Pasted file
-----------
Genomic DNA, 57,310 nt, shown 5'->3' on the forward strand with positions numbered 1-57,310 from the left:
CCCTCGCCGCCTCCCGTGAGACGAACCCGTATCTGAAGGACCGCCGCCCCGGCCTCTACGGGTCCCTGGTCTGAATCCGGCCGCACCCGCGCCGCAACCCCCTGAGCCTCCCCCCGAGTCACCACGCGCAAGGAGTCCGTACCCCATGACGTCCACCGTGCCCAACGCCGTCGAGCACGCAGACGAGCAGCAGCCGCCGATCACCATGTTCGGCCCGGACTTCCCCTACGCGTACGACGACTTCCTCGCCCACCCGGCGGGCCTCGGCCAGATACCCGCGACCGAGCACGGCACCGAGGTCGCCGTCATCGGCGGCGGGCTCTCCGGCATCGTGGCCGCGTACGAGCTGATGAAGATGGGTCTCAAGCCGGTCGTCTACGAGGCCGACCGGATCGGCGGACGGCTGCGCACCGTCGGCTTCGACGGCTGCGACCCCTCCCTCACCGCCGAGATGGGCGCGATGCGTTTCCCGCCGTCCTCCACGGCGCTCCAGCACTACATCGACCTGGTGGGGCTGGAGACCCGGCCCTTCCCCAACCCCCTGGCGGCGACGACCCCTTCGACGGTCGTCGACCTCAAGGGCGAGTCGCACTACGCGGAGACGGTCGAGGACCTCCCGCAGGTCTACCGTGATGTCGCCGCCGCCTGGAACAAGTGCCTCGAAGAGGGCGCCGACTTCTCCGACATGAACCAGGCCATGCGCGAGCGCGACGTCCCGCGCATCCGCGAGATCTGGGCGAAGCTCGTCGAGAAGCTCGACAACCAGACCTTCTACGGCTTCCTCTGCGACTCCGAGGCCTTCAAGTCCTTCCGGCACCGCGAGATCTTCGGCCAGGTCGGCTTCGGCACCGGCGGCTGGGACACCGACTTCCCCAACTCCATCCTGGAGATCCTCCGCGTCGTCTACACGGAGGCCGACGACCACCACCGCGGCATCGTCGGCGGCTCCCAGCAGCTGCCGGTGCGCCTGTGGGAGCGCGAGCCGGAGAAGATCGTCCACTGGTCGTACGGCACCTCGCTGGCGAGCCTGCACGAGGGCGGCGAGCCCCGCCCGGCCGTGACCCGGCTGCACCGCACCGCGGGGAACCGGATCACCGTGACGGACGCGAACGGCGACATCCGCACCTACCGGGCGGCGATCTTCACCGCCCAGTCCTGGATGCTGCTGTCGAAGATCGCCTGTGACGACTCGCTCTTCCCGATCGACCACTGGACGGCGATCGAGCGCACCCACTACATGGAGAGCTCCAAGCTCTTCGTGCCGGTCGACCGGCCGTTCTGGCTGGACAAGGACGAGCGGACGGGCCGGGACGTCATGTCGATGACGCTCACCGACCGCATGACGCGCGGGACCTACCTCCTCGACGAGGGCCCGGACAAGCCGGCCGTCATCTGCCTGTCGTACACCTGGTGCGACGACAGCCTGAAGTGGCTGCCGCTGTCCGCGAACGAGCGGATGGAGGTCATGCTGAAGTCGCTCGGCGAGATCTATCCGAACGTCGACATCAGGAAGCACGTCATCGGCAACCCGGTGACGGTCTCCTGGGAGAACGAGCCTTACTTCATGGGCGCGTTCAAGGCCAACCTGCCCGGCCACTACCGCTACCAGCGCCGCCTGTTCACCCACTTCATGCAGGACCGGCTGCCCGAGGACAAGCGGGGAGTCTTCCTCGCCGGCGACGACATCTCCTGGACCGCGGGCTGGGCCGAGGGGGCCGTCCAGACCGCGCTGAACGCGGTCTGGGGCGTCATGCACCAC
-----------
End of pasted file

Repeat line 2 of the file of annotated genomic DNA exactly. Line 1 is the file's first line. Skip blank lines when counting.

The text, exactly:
CCCTCGCCGCCTCCCGTGAGACGAACCCGTATCTGAAGGACCGCCGCCCCGGCCTCTACGGGTCCCTGGTCTGAATCCGGCCGCACCCGCGCCGCAACCCCCTGAGCCTCCCCCCGAGTCACCACGCGCAAGGAGTCCGTACCCCATGACGTCCACCGTGCCCAACGCCGTCGAGCACGCAGACGAGCAGCAGCCGCCGATCACCATGTTCGGCCCGGACTTCCCCTACGCGTACGACGACTTCCTCGCCCACCCGGCGGGCCTCGGCCAGATACCCGCGACCGAGCACGGCACCGAGGTCGCCGTCATCGGCGGCGGGCTCTCCGGCATCGTGGCCGCGTACGAGCTGATGAAGATGGGTCTCAAGCCGGTCGTCTACGAGGCCGACCGGATCGGCGGACGGCTGCGCACCGTCGGCTTCGACGGCTGCGACCCCTCCCTCACCGCCGAGATGGGCGCGATGCGTTTCCCGCCGTCCTCCACGGCGCTCCAGCACTACATCGACCTGGTGGGGCTGGAGACCCGGCCCTTCCCCAACCCCCTGGCGGCGACGACCCCTTCGACGGTCGTCGACCTCAAGGGCGAGTCGCACTACGCGGAGACGGTCGAGGACCTCCCGCAGGTCTACCGTGATGTCGCCGCCGCCTGGAACAAGTGCCTCGAAGAGGGCGCCGACTTCTCCGACATGAACCAGGCCATGCGCGAGCGCGACGTCCCGCGCATCCGCGAGATCTGGGCGAAGCTCGTCGAGAAGCTCGACAACCAGACCTTCTACGGCTTCCTCTGCGACTCCGAGGCCTTCAAGTCCTTCCGGCACCGCGAGATCTTCGGCCAGGTCGGCTTCGGCACCGGCGGCTGGGACACCGACTTCCCCAACTCCATCCTGGAGATCCTCCGCGTCGTCTACACGGAGGCCGACGACCACCACCGCGGCATCGTCGGCGGCTCCCAGCAGCTGCCGGTGCGCCTGTGGGAGCGCGAGCCGGAGAAGATCGTCCACTGGTCGTACGGCACCTCGCTGGCGAGCCTGCACGAGGGCGGCGAGCCCCGCCCGGCCGTGACCCGGCTGCACCGCACCGCGGGGAACCGGATCACCGTGACGGACGCGAACGGCGACATCCGCACCTACCGGGCGGCGATCTTCACCGCCCAGTCCTGGATGCTGCTGTCGAAGATCGCCTGTGACGACTCGCTCTTCCCGATCGACCACTGGACGGCGATCGAGCGCACCCACTACATGGAGAGCTCCAAGCTCTTCGTGCCGGTCGACCGGCCGTTCTGGCTGGACAAGGACGAGCGGACGGGCCGGGACGTCATGTCGATGACGCTCACCGACCGCATGACGCGCGGGACCTACCTCCTCGACGAGGGCCCGGACAAGCCGGCCGTCATCTGCCTGTCGTACACCTGGTGCGACGACAGCCTGAAGTGGCTGCCGCTGTCCGCGAACGAGCGGATGGAGGTCATGCTGAAGTCGCTCGGCGAGATCTATCCGAACGTCGACATCAGGAAGCACGTCATCGGCAACCCGGTGACGGTCTCCTGGGAGAACGAGCCTTACTTCATGGGCGCGTTCAAGGCCAACCTGCCCGGCCACTACCGCTACCAGCGCCGCCTGTTCACCCACTTCATGCAGGACCGGCTGCCCGAGGACAAGCGGGGAGTCTTCCTCGCCGGCGACGACATCTCCTGGACCGCGGGCTGGGCCGAGGGGGCCGTCCAGACCGCGCTGAACGCGGTCTGGGGCGTCATGCACCAC